be a Jew they hand you the whole world (die ganze veld) in a
book." So says the title poem of Rabinowitz's debut. This book, however,
doesn't tell us how to be a Jew. Instead, through a variety of forms and
styles (a whole world of poetry, as it were), it gives us one woman's
world of being a Jew: a sometimes straightforward world but often
a surprising, engaging world of prayer and contradictions and the mysteries
It is this exploration of language as it
relates to Judaism that produces the most interesting poems—and
this isn't the tragic, murderous language Paul Celan was stuck with. This
is the language of the unknown, "where there are numbers / but no
counting / where there are letters / but no words." And rather than
trying to escape the grasp of language, as was Celan's struggle, Rabinowitz
turns to language, not her tongue but the sacred tongue, for answers:
"I'd sacrifice this warm skin, this animal heart, / for one night
of dreaming backwards, / the letters of the secret books / unraveling."
This unraveling she turns to again and
again, as in the poem "Other Egypts" where the narrator was
"compelled by analogies, / cross references, allegory" and "later
still by the way the words meant / everything or nothing, / how I could
make them mean anything I wanted / simply by inverting the symbols."
Even though this is a more traditional, narrative poem, it leans toward
the lyrical and later produces the lines "the riddle of myself left
undiscovered: / I was not the text in question" that show her interest
in the more elliptical elements of language.
While Rabinowitz's narrative poems show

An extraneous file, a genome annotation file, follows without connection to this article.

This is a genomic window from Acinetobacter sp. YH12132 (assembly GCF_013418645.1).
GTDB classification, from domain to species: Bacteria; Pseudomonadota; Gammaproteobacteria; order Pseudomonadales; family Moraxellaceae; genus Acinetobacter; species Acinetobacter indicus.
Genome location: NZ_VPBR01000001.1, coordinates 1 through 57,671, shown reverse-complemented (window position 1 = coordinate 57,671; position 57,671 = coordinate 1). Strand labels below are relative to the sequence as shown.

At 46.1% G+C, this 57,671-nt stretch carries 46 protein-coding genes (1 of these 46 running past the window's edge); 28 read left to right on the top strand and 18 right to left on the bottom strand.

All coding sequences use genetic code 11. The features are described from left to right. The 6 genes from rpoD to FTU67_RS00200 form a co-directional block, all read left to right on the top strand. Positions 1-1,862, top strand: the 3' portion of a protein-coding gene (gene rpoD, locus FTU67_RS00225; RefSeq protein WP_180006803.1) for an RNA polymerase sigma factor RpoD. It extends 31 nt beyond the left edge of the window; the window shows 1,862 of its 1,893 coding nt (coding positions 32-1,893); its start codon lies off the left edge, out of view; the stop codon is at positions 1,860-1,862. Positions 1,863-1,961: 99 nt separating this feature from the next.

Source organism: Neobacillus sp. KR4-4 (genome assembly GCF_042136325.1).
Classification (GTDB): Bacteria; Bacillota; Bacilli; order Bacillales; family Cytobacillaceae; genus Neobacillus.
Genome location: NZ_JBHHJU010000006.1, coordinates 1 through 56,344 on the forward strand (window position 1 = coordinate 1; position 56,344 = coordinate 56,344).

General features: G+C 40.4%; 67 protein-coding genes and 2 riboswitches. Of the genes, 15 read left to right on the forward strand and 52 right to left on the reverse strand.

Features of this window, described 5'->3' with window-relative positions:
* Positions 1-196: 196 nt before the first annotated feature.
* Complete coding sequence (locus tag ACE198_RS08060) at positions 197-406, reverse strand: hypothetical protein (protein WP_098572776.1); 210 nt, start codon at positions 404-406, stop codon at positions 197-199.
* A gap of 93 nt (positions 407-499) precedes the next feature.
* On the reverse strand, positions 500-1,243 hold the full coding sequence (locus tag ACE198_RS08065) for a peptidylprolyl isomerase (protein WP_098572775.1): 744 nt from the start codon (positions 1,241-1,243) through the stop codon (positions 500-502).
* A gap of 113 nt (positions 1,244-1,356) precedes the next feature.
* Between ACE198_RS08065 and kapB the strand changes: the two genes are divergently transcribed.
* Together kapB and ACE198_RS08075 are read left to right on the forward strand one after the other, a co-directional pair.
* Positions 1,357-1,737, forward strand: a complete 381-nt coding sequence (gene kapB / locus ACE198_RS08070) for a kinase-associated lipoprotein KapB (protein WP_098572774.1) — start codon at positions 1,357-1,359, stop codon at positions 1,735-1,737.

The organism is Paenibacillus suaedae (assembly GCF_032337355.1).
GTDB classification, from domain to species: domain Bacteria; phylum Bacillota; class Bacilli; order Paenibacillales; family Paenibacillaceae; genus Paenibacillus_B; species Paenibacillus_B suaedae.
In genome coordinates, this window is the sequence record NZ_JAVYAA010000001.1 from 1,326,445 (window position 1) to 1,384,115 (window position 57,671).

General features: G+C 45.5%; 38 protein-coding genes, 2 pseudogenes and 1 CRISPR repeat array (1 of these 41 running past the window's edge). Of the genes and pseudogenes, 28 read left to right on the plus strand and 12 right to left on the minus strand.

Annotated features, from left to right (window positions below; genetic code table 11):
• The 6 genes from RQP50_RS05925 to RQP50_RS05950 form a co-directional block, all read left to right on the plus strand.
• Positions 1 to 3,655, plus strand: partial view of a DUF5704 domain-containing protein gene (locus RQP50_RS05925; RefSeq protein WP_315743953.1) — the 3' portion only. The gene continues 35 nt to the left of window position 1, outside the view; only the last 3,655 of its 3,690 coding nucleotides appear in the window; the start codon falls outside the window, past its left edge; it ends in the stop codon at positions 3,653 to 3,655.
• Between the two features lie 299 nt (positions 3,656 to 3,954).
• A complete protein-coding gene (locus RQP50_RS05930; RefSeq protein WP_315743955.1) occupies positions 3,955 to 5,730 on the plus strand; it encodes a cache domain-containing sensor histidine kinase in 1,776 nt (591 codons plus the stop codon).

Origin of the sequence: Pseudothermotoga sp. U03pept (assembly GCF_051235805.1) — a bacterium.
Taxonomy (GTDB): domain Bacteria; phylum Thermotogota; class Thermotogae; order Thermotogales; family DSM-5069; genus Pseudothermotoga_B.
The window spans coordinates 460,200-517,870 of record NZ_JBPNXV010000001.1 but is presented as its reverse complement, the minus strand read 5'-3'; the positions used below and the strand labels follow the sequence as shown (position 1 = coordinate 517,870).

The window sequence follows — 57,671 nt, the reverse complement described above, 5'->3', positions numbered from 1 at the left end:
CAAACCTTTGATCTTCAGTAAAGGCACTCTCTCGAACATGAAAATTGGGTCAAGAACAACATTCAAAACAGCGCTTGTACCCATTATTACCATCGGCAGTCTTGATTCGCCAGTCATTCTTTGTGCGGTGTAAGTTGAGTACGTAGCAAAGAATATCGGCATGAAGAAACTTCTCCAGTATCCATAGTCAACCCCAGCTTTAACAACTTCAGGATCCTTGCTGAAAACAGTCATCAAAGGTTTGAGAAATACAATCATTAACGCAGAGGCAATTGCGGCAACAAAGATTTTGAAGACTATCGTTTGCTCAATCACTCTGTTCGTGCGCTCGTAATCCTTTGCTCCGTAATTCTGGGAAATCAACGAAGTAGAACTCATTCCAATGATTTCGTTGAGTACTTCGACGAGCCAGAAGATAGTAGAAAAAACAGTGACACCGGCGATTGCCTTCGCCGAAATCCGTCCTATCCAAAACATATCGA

an attention to the line, to the lyrical, in ways that make them a pleasure
to read, other poems in the book show her interest in (and skill at) experimenting
with form. Again, a pleasure to read. The poem "On The Second Page,"
mirrored on the cover (and how great to have a poem be the image that
sells the book), has a text box invading the center of the page with paragraphs
bordering it and definitions surrounding the outermost edge. It is a refreshing
moment in the book, a moment that asks us to pause, to look more closely
at the text, to reflect.
Two poems later we get "One Hundred
And Forty-Seven Negative Confessions," the riskiest poem in the book,
and perhaps the most gratifying. It is exactly that, negative confessions,
often dealing with the relationship between Judaism and Africa, a relationship
that encourages contradictions: "This is not a poem about Africa.
/ I decided not to confess (about Africa) / I do (not) understand what
Africa has to do with these confessions. / I am not ashamed to say I am
afraid of Africa." A page later the narrator confesses, "I am
not afraid of Africa" and later still, "I have held Africa in
my arms and comforted her. / I have loved Africa like a sister (daughter,
The poem, much like the book itself, is
both a prayer and a contradiction, an experiment in form and a social
statement. We can only hope that "I have (not) finished confessing,"
the last line of the poem, is still true by the end of the book and there
will be more lyric experiments, more elliptical confessions to come.